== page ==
It was all rather tame for a change as home favourite Andy Murray dispensed with the theatrics to ease past Marin Cilic into the quarter-finals at Wimbledon.
Murray returned at midday to finish off Croatian Cilic 7-5 6-2 6-3 in one of five men’s fourth round ties unfinished because of Monday’s rain.
The fourth seed, raising hopes of a first British male Grand Slam champion since 1936, was again held up by rain for a while but took advantage of a bright slot in the murky skies to dispatch Cilic with a minimum of fuss.
Murray will face Spain’s David Ferrer in the quarter-finals in a repeat of their Roland Garros clash after the seventh seed thrashed Argentina’s Juan Martin del Potro 6-3 6-2 6-3.
Florian Mayer and Philipp Kohlschreiber continued Germany’s impressive showing at the tournament as they both reached the quarter-finals – matching the feat of Sabine Lisicki and Angelique Kerber in the women’s draw.
Mayer finished off Frenchman Richard Gasquet 6-3 6-1 3-6 6-2 while Kohlschreiber ended the run of American qualifier Brian Baker to reach his first Grand Slam quarter-final.
Murray put his body and his fans through the mangle in the previous round against Marcos Baghdatis – a bruising, nerve-shredding encounter that ended at gone 11pm local time.
On that occasion a manic Murray played the last few games on fast forward as he raced to squeeze out a victory before the All England Club’s cut-off time for night play.
Against Cilic, both on Monday when he established a healthy lead, and on the resumption on Tuesday on Court One he was unflappable, booming down aces and string the ball sweetly.
His only concern were the menacing rain clouds that threatened to clutter his schedule but even they held off to allow the fourth seed to reach the quarter-finals at Wimbledon for the fifth year in a row.
With his Wimbledon nemesis Rafa Nadal already sunning himself in the Mallorcan sunshine after his shock exit, Murray’s path to the final is opening up but the Scot batted away suggestions that Ferrer, the less celebrated Spaniard, would be any less formidable away from his native claycourts.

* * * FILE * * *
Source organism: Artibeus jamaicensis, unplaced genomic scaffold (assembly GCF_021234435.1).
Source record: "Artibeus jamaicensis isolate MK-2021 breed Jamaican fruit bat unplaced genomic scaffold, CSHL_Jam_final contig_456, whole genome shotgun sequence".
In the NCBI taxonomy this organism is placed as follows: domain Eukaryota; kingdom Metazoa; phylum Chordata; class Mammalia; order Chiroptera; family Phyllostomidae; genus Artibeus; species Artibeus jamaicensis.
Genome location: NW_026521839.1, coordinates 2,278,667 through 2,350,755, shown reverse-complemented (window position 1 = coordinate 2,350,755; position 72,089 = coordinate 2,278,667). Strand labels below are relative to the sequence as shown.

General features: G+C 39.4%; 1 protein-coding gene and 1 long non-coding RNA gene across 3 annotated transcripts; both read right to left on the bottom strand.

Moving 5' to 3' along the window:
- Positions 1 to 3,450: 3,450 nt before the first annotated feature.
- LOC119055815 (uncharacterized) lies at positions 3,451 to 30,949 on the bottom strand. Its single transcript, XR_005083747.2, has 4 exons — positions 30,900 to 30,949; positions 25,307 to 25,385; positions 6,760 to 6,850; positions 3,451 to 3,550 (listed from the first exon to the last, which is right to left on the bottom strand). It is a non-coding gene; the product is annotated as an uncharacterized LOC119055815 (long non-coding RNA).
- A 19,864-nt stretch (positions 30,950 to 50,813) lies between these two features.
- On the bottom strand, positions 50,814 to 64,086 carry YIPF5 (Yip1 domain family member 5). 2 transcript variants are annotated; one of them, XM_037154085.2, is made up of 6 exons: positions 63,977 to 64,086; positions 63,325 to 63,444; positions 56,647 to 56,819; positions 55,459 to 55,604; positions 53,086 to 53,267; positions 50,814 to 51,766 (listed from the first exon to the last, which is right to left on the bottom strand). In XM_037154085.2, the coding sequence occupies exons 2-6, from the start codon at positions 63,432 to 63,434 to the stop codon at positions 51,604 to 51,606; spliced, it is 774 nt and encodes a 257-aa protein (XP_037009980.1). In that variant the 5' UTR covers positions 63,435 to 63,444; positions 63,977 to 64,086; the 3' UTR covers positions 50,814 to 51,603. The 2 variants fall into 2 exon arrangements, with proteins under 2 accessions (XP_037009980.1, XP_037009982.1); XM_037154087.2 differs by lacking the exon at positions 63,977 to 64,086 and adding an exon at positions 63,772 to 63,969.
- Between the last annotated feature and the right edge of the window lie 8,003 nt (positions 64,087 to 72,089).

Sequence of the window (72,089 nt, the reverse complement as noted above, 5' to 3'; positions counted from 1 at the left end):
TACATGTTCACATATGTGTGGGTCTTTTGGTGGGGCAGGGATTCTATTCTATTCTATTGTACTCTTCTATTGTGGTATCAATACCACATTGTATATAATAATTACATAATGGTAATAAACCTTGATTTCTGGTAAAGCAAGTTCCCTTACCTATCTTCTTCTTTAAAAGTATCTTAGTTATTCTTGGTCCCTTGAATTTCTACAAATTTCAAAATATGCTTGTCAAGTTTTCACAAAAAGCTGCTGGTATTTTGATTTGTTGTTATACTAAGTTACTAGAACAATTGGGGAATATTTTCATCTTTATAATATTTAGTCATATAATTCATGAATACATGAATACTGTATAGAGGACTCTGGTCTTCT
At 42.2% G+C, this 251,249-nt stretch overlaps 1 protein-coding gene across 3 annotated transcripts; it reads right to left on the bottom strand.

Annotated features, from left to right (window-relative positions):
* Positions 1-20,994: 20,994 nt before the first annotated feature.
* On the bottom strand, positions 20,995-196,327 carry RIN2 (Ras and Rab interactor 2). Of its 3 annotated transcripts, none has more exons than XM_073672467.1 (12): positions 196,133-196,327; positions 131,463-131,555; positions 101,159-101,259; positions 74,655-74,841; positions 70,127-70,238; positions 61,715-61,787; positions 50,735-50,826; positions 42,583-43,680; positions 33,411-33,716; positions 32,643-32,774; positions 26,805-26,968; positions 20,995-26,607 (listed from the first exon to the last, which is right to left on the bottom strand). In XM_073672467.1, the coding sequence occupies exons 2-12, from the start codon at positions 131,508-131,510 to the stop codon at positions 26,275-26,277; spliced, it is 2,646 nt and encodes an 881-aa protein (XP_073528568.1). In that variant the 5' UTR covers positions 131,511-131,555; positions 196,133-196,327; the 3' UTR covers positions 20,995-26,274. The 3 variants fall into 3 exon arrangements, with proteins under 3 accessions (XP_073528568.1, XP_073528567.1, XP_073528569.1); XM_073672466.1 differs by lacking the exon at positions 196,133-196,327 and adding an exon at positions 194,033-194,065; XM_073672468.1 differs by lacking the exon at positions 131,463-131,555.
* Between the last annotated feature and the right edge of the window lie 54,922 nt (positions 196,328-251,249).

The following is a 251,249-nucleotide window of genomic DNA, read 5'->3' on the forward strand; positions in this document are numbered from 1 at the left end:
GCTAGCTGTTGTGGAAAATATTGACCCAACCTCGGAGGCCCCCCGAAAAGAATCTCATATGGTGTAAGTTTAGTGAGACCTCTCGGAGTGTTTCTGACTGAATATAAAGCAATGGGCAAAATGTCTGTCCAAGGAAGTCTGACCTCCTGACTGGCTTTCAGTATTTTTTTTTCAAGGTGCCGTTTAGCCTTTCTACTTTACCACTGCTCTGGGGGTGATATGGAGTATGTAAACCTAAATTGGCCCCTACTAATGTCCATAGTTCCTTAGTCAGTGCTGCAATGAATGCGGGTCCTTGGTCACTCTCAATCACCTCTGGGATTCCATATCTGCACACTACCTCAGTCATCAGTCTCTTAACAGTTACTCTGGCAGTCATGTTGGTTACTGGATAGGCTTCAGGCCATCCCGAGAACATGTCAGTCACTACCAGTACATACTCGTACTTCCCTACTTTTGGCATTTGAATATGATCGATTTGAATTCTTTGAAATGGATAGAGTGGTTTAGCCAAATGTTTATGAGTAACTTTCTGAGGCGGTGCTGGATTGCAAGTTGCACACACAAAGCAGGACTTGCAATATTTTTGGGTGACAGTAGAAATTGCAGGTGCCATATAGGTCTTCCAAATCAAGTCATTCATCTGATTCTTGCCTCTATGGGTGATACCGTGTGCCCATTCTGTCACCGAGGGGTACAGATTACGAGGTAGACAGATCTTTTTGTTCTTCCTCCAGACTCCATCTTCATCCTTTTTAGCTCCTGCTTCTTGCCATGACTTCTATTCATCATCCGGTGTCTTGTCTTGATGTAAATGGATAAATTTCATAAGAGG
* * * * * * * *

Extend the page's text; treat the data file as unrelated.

“To me he’s not a claycourt specialist,” Murray, outplayed by Ferrer on the French Open dirt, told reporters.
“He won last week on grass, so he’s won eight matches in a row on the grass.”
Ferrer produced arguably the performance of the tournament to punish Del Potro – overcoming a huge height disadvantage with a jet-heeled display of relentless consistency that offered up only eight unforced errors.
The 30-year-old, who seems to be improving with age, has reached the quarter-finals here for the first time, becoming the sixth Spaniard to do so in the professional era.
Kohlschreiber will meet Frenchman Jo-Wilfried Tsonga in the other quarter-final in the bottom half of the draw after the fifth-seed, who defeated Roger Federer on his way to the semi-finals at the All England Club last year, beat Mardy Fish 4-6 7-7 6-4 6-4.
The match hinged on the second set tie-break when Tsonga warmed up the crowd with some inspired tennis to level on a cool and drizzly Court Two.
Tsonga saved break points before serving out the third set and then forged 4-2 ahead in the fourth before rain returned to halt his progress.
When the skies eventually lightened Tsonga knocked off the two games he needed.
Mayer will next face Novak Djokovic while the other quarter-final in the top half of the draw was determined on Monday when Roger Federer set up a last eight clash with Mikhail Youzhny.